Throughout the year, the compensation committee and consultant should adhere to certain practices that will lead to a successful working relationship. There will still be challenges and tough issues to work through together, but these processes will help materially in achieving committee objectives.

  • At the beginning of every year, the consultant should develop a “statement of work” that defines the scope of their consulting activities for the coming year, including deliverables, fees, timing, and reporting relationships to the committee. If there is an annual calendar of meeting dates and activities, the statement of work is straightforward. Since the human resource function is typically responsible for the annual calendar, this planning helps to ensure that all parties have a common understanding for the year ahead.
  • If the committee has not done so already, its goals and objectives should be articulated to the consultant. This should include objectives for the consultant, but might also include objectives for the committee itself. The committee chairperson should also alert the consultant to any critical issues facing the committee.
  • In a new relationship, the committee will often request that the consultant provide a high-level review of the company’s executive pay program, highlighting any atypical or uncompetitive pay practices or plan features that should be reviewed in detail. It is incumbent on the consultant to uncover potential problem areas that need to be addressed.
  • The committee chairperson and consultant should review meeting materials in advance of each meeting, preferably before the materials are mailed, which allows for revisions. This allows both parties to understand each other’s point of view and pose questions that will help in meeting preparation.
  • The consultant should assure that the chair under-stands the key messages to be delivered on a particular topic. The chair, in turn, can use the opportunity to bring the consultant up to speed on any strong committee views or business issues that may be relevant to the subject matter at hand. This could include plan design, competitive analysis, the CEO’s contract or pay recommendations. It is surprising how often this dialogue does not happen, or comes at the last minute when it is often too late to resolve an issue or avoid a problem during the meeting.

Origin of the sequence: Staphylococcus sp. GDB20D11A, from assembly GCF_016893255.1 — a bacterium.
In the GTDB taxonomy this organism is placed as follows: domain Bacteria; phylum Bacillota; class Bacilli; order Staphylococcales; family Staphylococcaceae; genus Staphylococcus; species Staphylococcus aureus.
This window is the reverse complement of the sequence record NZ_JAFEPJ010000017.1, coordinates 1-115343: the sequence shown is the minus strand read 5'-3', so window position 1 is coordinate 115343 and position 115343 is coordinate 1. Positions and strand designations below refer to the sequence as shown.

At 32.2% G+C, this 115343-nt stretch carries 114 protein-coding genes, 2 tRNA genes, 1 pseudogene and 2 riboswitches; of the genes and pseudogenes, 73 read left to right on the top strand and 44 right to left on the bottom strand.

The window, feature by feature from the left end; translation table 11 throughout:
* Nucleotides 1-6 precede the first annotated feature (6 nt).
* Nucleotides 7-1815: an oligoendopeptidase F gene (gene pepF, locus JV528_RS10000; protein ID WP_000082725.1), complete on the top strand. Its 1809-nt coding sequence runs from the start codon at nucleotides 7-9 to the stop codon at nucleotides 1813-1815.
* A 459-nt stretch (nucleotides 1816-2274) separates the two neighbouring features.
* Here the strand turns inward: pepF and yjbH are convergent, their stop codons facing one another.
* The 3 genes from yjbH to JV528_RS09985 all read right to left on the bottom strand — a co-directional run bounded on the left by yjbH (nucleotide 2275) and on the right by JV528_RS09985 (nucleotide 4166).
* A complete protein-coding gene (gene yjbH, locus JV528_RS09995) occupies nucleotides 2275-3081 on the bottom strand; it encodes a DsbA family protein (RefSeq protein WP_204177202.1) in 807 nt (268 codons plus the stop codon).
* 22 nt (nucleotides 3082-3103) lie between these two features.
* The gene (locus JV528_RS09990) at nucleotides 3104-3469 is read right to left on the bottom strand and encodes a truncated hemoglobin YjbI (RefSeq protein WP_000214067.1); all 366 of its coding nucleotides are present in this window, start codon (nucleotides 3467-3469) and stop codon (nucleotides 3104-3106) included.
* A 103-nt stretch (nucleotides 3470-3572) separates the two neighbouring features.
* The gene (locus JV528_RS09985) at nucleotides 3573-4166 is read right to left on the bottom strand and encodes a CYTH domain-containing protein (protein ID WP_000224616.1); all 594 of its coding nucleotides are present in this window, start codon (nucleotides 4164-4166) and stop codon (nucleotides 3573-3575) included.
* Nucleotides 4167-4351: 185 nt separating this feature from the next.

• In today’s environment, the compensation committee cannot be passively waiting for problems to occur. It relies on the consultant to uncover relevant and timely pay issues.
  • The consultant should be available for every meeting and executive session, as requested by the chairperson. Time should be scheduled for debriefing, particularly when follow-up activities are required. When the meeting agenda is full, or when many decisions have been made, follow-up ensures that everyone has similar takeaways.
  • The committee’s annual calendar typically includes a review of compensation strategy, annual pay benchmarking, assessment of the pay and performance relationship, and risk assessment. At the most basic level, both parties should work to avoid controversial pay practices, ensure that pay programs support company strategy, and establish appropriate performance linkages for incentive plans. These are joint responsibilities. Any review of CEO pay (with recommendations) should go to the chairperson first, without prior review by the CEO.
  • The performance of outside advisors should be evaluated as part of the committee’s annual self -evaluation. Even if the consultant assists the committee with the evaluation, it is important that the members review the overall relationship each year to determine if the consultant is meeting expectations. Feedback should be provided to the consultant.
  • At the end of each year, management (usually human resources) should provide the committee with documentation on the consultant’s fees and deliverables for the year. A summary of all services and fees provided by the consultant’s firm to the company overall should also be provided.
  • As part of the committee’s review of the proxy Compensation Discussion and Analysis (CD&A), the required language describing the consultant’s involvement in pay decisions should be reviewed, as well as other needed disclosure.